LAS VEGAS--Multiscreen provider Adobe Primetime and content delivery network (CDN) provider Akamai are taking their OTT collaboration a step further with the introduction of a server-side dynamic ad insertion (DAI) offering. The providers say it will boost reliability and offer the ability to scale massively.
Turner Broadcasting and Red Bull Media House are previewing the product, which will go into beta during the second quarter of 2015 and is expected to launch in the third quarter.
Server-side ad insertion shifts DAI further down the ecosystem to the CDN, stitching ads into the content at the network level before delivering the entire stream to the viewer. The solution, Akamai said in a release, simplifies the ad insertion process, moves the burden of processing ads along with content away from the player, and improves reliability of the stream and ad delivery by reducing the chance that ad-blocking software will be triggered on a viewer's desktop. It also allows a "clearer view" of ad performance such as plays, engagement and video quality, and can match ad bitrates to the content being delivered to an array of different devices.
No word on whether it also folds laundry and performs minor surgery, but Akamai is pretty confident that the solution will deliver as promised. "We believe integrating Adobe's digital ad insertion capabilities onto the Akamai network introduces nearly infinite scale to deliver ads to broadcast-size viewing audiences on a vast range of devices, which can open up new opportunities to monetize content across screens," said Troy Snyder, VP of ecosystem/executive producer at Akamai, in the release.
The CDN provider started looking for new ways to boost monetization of content about a year ago, according to John Bishop, CTO of Akamai's media division.
"There were two solutions: client-side and server-side. …We said well, from our side the goal is always about reach. And server-side gives you the most reach," Bishop told FierceOnlineVideo at the NAB Show here. "And then we started deep diving into the architecture and said, we think it's probably time for a server-side ad insertion 2.0, and what would we change there? So we started looking out in the market, looked at who had a powerful presence there, and Adobe quickly bubbled up."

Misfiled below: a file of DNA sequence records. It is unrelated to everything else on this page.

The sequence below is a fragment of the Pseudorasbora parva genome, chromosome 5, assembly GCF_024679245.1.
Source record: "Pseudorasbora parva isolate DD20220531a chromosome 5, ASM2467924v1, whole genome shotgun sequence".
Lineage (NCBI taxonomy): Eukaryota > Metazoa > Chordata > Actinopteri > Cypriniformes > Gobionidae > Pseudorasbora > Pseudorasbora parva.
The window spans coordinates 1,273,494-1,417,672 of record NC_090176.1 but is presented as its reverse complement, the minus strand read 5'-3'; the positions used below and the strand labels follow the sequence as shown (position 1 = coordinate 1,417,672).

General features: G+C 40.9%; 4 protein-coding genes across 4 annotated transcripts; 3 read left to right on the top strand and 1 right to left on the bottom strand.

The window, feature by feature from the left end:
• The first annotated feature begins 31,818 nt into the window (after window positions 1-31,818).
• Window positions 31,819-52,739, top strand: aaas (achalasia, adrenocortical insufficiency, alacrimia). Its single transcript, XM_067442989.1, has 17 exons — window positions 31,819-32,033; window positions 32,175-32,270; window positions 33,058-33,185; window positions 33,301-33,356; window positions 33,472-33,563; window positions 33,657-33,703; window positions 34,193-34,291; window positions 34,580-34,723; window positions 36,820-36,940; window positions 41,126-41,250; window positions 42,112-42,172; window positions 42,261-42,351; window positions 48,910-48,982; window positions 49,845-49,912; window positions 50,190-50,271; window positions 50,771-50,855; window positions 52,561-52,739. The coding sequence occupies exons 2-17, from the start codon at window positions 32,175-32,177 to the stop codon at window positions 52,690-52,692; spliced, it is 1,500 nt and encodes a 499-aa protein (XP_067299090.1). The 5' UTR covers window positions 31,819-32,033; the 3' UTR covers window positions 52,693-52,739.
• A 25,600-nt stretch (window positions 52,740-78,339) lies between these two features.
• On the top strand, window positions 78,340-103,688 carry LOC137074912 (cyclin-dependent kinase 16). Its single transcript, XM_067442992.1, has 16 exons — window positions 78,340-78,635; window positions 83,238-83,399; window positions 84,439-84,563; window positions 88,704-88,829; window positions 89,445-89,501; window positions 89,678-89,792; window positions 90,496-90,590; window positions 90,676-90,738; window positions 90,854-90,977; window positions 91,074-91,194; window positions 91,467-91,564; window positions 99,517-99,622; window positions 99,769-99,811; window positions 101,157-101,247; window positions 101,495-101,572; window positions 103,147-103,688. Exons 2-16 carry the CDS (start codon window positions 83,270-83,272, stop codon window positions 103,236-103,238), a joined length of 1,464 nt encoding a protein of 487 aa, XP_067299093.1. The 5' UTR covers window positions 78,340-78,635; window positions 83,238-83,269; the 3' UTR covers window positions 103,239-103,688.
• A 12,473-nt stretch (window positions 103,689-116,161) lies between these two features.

Combining Akamai's content delivery capabilities with Adobe's multiscreen management tools allows the solution to scale to tens of millions of viewers, according to Bishop. The solution can be implemented by existing Adobe Primetime customers without too much disruption to current production operations.
"First of all the workflow doesn't change. … The functional elements that (Red Bull & Turner) are used to working on in their core tech don't change," Bishop said. "The ABCs stay the same, it's just the way that they talk to each other. They don't have to be disruptive from a workflow perspective."
Adobe Primetime's manifest manager is part of the solution, and the provider handles DAI decisions as well. Further, Bishop noted, Adobe's service is agnostic; customers using a third-party ad decisioning system like Freewheel will be able to continue using it.
The solution really starts to bring in the benjamins when an audience scales upward, and with it, the ads.
"We start looking at when it starts to matter: when it starts getting over 100,000 viewers is we think when that resiliency is going to start to come out," Bishop said.
Whether server-side ad insertion is the solution to problems related to online video advertising, beyond meeting scale and reach requirements, remains to be seen. Brightcove and thePlatform, for example, are among the online video companies offering server-side insertion and hoping to make it a profitable service.
- see the release
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